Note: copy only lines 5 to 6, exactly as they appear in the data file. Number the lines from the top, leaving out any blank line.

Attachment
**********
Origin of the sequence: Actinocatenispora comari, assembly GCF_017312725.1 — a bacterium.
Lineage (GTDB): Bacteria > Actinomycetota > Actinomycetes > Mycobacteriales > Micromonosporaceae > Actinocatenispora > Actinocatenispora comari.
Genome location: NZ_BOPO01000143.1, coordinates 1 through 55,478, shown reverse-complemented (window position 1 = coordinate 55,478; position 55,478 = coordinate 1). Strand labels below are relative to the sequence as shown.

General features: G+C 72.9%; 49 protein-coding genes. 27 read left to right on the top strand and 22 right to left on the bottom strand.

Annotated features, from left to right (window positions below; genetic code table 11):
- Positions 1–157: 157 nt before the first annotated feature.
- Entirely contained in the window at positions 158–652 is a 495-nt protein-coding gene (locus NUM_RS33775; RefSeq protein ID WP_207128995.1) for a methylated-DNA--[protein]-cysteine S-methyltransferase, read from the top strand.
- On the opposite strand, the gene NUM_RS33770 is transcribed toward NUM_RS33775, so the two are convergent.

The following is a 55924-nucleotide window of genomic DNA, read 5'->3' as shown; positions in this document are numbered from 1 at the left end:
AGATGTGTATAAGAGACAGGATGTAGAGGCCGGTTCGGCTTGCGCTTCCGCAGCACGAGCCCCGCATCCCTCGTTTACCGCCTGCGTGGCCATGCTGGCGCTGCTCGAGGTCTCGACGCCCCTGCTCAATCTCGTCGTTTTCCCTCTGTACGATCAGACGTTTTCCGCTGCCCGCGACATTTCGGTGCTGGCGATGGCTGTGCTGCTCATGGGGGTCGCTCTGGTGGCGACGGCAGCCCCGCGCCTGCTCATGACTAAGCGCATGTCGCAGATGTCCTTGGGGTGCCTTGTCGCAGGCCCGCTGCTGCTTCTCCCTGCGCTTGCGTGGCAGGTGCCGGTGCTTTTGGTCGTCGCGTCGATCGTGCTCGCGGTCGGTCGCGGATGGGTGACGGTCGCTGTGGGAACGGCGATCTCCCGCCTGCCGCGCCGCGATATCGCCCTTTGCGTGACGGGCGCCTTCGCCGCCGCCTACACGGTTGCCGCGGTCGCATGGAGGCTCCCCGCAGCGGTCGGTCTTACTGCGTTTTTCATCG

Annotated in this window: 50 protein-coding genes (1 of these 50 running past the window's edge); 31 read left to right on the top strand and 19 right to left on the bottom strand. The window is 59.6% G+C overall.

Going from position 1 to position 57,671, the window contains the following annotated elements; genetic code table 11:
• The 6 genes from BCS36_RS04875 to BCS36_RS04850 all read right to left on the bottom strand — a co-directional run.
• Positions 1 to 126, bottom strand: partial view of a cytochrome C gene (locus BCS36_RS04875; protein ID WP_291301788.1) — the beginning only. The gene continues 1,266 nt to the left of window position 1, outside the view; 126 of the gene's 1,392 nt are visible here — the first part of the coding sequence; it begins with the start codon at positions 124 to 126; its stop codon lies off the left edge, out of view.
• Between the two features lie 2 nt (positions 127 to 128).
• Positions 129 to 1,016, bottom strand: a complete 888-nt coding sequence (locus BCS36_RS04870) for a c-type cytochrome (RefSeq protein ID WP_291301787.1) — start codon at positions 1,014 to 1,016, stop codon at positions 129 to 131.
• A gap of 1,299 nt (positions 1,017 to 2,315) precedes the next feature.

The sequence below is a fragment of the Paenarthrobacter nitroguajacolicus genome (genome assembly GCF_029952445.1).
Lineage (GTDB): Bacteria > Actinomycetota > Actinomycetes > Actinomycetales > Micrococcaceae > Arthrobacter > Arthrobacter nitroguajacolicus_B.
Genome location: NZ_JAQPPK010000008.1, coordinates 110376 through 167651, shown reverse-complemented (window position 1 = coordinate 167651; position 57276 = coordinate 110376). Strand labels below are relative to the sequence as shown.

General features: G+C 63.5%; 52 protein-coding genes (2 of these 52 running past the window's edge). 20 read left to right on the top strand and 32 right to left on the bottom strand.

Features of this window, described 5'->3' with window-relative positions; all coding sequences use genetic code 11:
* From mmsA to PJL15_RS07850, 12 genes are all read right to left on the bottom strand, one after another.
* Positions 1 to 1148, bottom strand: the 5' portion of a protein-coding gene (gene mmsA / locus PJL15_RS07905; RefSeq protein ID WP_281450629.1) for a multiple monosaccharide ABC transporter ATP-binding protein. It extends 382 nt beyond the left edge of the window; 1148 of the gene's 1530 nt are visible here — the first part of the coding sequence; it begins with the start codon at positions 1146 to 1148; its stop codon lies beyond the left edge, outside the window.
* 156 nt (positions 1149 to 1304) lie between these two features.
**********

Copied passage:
Annotated features, from left to right (window positions below; genetic code table 11):
- Positions 1–157: 157 nt before the first annotated feature.